We started our hike on Friday (the 13th) at roughly 930am from the Reeds Gap parking lot. At that time on a weekday I was the first car in the parking lot. That is an important note as when we returned Saturday evening at 6pm the lot was full and people were parking along the highway. We decided to see what we were made of and set out Friday morning to make it to the top of the Priest by cutting down the Mau-Har Trail and eventually picking back up the AT. This was our group of 3's first time in this section of the AT and admittedly we didn't realize what we were in for. We had great weather and enjoyed our trek down the AT, transition onto and through the Mau-Har and by 130pm were connecting back on the AT heading south bound for the Priest. We stopped at the Tye River to filter/refill our water supply at 230pm and were heading up the Priest by 315pm. We reached the first scenic views on the Priest at 515pm and passed what would be our eventual camp by 6pm. There is a very nice campsite 3.5 - 4 mi up the Priest before you reach the top. At this point we were 12 mi into our trip, the up/down of it all took its toll on us and we decided to make camp and forgo the summit knowing that every mile further up the Priest was an extra mile back to Reeds Gap the next day. We had a great JetBoil/MtnHouse breakfast and were out of camp by 740am Sat. We were back down the Priest and to the Tye River Sat by 930am. We made it back up the mtn and to Harpers Creek Shelter by 12pm. Our original plan was to make it to the top of the Priest on Friday and make it back up to Maupin Field Shelter by Saturday night to camp. The counterclockwise Mau-Har loop trek on the AT back through Chimney Rock, Three Ridges and Bee Mtn was brutal. We experienced a storm front at Three Ridges with rain and a 15 degree temp drop. 10-12 mi into our day 2 and having to deal with the uphill associated with going counterclockwise on the loop was a great mental test. We made it to Maupin Field Shelter Sat at 5pm after leaving camp at 740am 4 mi up the Priest. We were 14 mi into the day and gassed. After being rained on for 3 hrs and only being 2 mi from Reeds Gap we decided to trek out. Saturday ended back at Reeds Gap, 16 mi in and my strongest test to date. The Mau-Har loop is a scenic trail with a lot of up and down. It is challenging in its own right for a day or overnight hike. Adding the Priest should not be taken lightly. I officially do not recommend this variation of the Mau-Har Loop/Priest trek to anyone shy of peak physical condition. If you are up for a great mental/physical test - park at Reids Gap and trek day 1 to the Priest Shelter (by way of the Mau-Har, this is 13-14+ mi all up/down). Wake up day 2 and head back down/up/down/up etc. staying on the AT all the way to Maupin Field Shelter (this is 15-16+ miles all up/down). A challenging part of this section is that you have very limited flat footing and almost every step is uneven. At this point you are 2 miles from Reeds Gap which you can decide to knock out (as we did) same day or camp at Maupin and lick your wounds. As mentioned earlier we got into much more of a hike than expected but came out stronger mentally/physically on the other side! (I will post this variation of the route in The Three Ridges section as well)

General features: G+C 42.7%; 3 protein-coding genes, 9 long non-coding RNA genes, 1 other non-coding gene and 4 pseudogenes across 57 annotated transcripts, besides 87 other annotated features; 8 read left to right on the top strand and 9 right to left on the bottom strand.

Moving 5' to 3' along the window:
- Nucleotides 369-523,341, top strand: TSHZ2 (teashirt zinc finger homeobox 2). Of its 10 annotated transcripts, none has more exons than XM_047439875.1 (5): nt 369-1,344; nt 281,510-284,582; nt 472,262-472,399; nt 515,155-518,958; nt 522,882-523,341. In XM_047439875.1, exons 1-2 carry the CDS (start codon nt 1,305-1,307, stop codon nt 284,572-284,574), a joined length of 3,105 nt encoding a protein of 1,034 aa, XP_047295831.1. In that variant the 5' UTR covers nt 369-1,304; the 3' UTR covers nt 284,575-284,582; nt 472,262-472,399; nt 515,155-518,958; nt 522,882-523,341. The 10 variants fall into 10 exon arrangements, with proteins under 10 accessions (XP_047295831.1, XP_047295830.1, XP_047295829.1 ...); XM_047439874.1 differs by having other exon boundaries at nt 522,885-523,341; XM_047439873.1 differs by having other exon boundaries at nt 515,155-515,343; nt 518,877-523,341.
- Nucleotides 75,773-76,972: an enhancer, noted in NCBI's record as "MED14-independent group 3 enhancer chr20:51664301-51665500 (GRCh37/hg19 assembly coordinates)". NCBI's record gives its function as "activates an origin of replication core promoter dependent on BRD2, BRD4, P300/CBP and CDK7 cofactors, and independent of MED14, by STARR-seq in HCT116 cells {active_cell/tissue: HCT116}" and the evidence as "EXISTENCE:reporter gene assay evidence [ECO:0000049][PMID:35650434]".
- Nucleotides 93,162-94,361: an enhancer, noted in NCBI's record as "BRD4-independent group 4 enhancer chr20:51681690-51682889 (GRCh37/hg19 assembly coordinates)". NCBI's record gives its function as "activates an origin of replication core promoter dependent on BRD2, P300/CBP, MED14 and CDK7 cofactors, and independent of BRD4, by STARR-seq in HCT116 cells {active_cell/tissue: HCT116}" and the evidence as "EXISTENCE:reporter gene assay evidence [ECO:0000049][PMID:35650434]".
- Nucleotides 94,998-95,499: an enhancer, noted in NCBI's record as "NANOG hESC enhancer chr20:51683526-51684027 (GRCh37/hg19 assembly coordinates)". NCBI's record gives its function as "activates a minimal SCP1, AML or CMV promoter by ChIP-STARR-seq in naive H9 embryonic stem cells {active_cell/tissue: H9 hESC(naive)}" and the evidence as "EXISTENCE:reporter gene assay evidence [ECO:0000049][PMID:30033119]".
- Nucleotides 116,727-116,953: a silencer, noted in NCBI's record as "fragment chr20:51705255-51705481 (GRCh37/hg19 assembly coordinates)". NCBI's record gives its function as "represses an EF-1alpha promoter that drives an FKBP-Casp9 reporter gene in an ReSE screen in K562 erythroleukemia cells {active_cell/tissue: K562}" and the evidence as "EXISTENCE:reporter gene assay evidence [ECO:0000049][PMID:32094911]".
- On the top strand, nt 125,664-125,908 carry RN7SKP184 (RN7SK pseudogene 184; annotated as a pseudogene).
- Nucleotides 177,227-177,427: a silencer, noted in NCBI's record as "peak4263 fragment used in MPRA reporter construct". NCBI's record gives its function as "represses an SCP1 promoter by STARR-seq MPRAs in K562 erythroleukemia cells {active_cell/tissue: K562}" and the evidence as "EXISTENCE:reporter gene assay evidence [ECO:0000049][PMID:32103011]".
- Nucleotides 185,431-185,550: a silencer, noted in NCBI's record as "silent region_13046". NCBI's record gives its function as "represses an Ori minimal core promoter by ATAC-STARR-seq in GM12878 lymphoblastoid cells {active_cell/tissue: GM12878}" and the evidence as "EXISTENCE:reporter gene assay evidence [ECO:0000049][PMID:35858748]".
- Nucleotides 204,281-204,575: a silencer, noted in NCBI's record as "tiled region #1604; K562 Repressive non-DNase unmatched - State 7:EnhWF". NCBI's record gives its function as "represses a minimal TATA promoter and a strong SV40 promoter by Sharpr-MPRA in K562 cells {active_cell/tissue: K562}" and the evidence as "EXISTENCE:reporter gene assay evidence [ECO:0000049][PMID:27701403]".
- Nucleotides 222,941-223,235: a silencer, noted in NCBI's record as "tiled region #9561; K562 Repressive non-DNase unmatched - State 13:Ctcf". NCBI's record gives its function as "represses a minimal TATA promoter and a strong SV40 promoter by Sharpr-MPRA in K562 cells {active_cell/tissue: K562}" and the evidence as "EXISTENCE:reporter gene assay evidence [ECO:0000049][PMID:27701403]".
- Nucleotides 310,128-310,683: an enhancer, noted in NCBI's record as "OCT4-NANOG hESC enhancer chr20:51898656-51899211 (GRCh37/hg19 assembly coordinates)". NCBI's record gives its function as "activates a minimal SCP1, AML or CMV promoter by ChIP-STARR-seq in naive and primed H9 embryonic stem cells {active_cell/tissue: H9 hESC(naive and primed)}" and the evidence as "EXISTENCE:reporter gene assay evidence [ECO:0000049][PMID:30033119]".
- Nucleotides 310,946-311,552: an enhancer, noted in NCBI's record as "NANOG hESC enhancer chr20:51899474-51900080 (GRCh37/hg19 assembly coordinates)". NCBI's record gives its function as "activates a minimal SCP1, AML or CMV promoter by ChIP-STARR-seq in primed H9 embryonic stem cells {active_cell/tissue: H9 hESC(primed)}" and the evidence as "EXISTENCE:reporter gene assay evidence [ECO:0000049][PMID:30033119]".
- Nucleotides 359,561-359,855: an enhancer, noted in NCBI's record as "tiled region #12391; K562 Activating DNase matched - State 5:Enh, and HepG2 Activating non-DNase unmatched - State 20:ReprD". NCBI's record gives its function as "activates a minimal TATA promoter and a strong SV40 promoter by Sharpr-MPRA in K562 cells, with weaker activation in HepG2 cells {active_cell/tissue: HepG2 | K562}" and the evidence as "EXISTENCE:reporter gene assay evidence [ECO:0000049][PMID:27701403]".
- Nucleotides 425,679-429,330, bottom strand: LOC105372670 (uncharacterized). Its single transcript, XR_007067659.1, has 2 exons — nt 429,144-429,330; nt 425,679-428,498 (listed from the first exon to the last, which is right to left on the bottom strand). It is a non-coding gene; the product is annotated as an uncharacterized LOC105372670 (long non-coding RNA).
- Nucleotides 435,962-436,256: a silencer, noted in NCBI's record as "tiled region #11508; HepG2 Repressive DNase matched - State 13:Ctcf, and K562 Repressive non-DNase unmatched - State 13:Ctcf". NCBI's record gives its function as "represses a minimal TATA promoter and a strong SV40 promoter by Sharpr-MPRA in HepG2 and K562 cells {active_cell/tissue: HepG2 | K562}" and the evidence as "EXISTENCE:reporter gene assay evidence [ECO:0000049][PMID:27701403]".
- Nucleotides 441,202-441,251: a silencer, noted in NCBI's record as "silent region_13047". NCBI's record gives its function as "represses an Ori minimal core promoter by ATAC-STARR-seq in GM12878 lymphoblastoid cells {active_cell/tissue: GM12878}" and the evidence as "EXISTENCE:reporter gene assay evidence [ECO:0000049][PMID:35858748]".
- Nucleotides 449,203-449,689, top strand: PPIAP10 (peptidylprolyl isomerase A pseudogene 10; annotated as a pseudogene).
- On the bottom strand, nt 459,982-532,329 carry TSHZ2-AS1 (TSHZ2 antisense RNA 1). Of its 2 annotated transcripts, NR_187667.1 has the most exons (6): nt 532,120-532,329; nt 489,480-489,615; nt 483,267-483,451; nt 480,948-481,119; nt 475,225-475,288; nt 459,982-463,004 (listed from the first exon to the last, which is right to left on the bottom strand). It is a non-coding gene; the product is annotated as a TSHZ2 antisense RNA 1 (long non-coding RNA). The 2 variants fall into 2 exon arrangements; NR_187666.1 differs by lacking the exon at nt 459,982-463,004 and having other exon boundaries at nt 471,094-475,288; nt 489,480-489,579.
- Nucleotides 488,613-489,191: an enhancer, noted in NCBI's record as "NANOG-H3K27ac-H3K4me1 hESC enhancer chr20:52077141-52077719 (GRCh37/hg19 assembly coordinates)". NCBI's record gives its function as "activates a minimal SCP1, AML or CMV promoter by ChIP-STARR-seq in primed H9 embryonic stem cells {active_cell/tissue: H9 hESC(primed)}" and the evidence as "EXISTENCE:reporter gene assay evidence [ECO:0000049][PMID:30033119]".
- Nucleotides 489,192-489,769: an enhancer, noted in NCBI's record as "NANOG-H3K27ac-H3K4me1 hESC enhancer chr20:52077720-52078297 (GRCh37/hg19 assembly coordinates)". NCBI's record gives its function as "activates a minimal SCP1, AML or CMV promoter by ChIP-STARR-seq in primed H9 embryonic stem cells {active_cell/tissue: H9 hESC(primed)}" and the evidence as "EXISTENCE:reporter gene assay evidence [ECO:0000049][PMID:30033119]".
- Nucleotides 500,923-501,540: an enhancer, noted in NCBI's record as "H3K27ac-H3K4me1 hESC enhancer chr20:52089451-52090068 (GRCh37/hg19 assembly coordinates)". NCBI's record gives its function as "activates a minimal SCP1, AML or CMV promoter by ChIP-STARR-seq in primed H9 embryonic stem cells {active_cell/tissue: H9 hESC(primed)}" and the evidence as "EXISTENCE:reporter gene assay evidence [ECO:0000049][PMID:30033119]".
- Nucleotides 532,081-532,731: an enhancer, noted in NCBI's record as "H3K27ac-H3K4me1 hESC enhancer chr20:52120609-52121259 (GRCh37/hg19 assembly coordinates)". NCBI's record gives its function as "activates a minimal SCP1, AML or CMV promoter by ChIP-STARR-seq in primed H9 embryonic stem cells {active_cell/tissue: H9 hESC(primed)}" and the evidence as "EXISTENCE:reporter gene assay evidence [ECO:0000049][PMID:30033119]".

By: Jason Viper Rating: Date of Hike: Sunday, December 20, 2015
I did The Priest as the second leg of a one day ruck of the Three Ridges & Priest circuit. I began on Rt.56 along the Tye River as this gave me a mid-way break point at my truck before continuing up The Priest. SOBO Priest is also a much greater challenge than NOBO (3000' gain over 4 miles). I really wish they'd write it up as a separate or alternative hike on this site. The trail starts out gentle and gets progressively steeper the higher you climb. There was a big mental aspect to the ascent as well. There were a good half-dozen times I thought I was nearing the peak, only to be fooled and having to continue climbing. The trail also became rockier on the way up. By the time I reached the summit, I told The Priest to go F himself before hammering down the mountain in the dark. Hike took me 5 hours and ended a 22.5 mile/7500' gain, 11 hour trek with a weighted ruck. For me, this hike has minimal rehike value. It was simply a 4.5 mile long climb with little variety and minimal overlooks. YMMV.

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Mid May